ANCASTER, Ontario, Canada -- The RBC Canadian Open is history with a title sponsor, a working relic that began its run in 1904 and recalls the best the game has had to offer, from A to W, Armour to Woods.
Its roll call of winners also includes Hagen, Snead, Nelson, Palmer, Casper, Trevino and Norman, each contributing to the prestige that once earned it the unofficial label of fifth major.
In 1919, J. Douglas Edgar won it by 16 shots, still a PGA Tour record nearly a century later. Incidentally, Bobby Jones tied for second.
In 1910, Canadian George Lyon finished second. Lyon is the last player to have won an Olympic gold medal in golf, in 1904, and the trophy he also received for doing so was on display at Hamilton Golf and Country Club here last week, on loan from the Canadian Golf Hall of Fame and Museum.
The Canadian Open is played on quality golf courses, too, including this year's site, Hamilton, G&CC, designed by renowned course architect Harry S. Colt.
Why is all this important? It's not, and that is the sadness. The Canadian Open has a longer and deeper history than any PGA Tour event, yet it generally is ignored by the game's elite.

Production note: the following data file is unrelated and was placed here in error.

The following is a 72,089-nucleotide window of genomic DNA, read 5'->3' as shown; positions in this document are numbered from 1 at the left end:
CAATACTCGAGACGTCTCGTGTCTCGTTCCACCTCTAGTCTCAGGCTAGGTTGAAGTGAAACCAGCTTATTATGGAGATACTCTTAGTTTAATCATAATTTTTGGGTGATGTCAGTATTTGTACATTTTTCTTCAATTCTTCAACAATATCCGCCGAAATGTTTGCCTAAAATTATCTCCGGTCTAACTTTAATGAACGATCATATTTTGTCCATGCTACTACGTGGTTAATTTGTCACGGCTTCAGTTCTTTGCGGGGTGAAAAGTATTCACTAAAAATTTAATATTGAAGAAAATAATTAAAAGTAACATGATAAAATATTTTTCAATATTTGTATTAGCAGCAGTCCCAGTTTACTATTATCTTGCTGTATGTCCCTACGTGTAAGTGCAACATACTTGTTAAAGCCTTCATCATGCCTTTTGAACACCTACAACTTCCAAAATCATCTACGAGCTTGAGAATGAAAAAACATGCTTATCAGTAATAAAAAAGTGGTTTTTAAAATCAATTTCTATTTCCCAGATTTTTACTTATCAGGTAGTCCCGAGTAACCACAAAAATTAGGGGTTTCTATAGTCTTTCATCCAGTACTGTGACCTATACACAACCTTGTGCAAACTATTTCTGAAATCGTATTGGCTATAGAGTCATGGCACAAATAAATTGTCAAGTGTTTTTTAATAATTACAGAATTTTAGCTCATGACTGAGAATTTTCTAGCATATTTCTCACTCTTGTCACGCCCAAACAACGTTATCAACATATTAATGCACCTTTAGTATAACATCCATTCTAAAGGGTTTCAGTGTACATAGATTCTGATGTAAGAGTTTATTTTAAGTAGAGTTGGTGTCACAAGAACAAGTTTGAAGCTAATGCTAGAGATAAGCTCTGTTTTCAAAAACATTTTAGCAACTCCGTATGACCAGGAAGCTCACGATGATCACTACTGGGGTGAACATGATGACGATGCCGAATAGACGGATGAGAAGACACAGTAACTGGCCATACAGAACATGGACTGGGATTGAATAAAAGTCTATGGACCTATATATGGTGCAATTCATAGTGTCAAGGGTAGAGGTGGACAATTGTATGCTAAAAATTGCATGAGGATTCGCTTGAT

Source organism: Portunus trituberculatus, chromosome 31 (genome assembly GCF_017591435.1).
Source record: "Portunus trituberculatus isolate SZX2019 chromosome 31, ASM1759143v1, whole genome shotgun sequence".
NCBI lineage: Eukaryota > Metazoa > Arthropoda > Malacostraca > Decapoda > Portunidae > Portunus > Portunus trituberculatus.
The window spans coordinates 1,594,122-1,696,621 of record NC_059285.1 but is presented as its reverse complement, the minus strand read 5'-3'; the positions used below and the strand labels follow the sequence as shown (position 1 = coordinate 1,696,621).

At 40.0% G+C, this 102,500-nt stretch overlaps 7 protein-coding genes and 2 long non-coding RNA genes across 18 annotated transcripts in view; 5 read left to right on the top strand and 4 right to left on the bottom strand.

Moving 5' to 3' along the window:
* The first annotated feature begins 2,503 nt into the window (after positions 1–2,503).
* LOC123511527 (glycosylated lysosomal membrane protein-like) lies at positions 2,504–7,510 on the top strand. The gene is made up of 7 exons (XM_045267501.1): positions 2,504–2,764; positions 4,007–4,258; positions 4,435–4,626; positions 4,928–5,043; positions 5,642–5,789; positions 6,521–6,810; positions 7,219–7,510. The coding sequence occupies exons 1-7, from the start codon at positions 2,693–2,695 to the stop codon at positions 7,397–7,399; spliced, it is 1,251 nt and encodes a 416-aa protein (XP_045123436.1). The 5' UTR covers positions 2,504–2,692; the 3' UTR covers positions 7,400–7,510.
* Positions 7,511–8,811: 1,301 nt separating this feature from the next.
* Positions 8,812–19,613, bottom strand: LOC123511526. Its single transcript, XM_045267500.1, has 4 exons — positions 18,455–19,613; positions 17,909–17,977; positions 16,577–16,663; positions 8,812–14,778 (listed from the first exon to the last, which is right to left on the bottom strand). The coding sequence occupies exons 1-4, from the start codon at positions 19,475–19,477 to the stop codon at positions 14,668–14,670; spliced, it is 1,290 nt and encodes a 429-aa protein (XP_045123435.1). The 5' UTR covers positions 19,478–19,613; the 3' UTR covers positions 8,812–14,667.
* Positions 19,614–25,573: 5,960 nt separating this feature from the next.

Matt Kuchar, ninth, was the only player in the field from the top 10 in the World Ranking. He and Hunter Mahan (13th) and Ernie Els (15th) were the only players from the top 20 in the field.
The winner was Scott Piercy (above), who was ranked 100th and outlasted runners-up William McGirt (303rd in the World Ranking) and Robert Garrigus (70th) to win by one. Piercy completed 72 holes in 263, equalling a tournament record that was set by Johnny Palmer in 1952.
The victory was his second in two years (he won the Reno-Tahoe Open in 2011), suggesting talent. But the combination of Piercy, Garrigus and McGirt vying on Sunday afternoon is a symptom of a tournament that has become a victim of the modern schedule.
The Canadian Open annually falls on the week after the British Open, the week before the WGC-Bridgestone Invitational, and two weeks ahead of the PGA Championship. With the FedEx Cup playoffs following shortly, the Canadian Open has been crowded out of many elite players' schedules.
The title sponsor, RBC, has done an admirable job of buttressing the field by signing to endorsement contracts a tour staff that ensures that a handful of recognizable names are entered each year. Els, Furyk and Mahan are all RBC clients and were in the field (though only Mahan made the cut and he finished tied for 48th. Luke Donald, another RBC client and the No. 1 player in the World Ranking, chose to pass.
Moreover, the tournament, by way of providing incentive for British Open participants to participate (or to eliminate a disincentive for some to do so), charters a plane to bring them, their families and caddies from Britain to Canada.
It speaks to the plight of this tournament that deserves better, however, that one year, a player hitched that Britain-to-Toronto shuttle, then withdrew shortly after landing and headed home.-- John Strege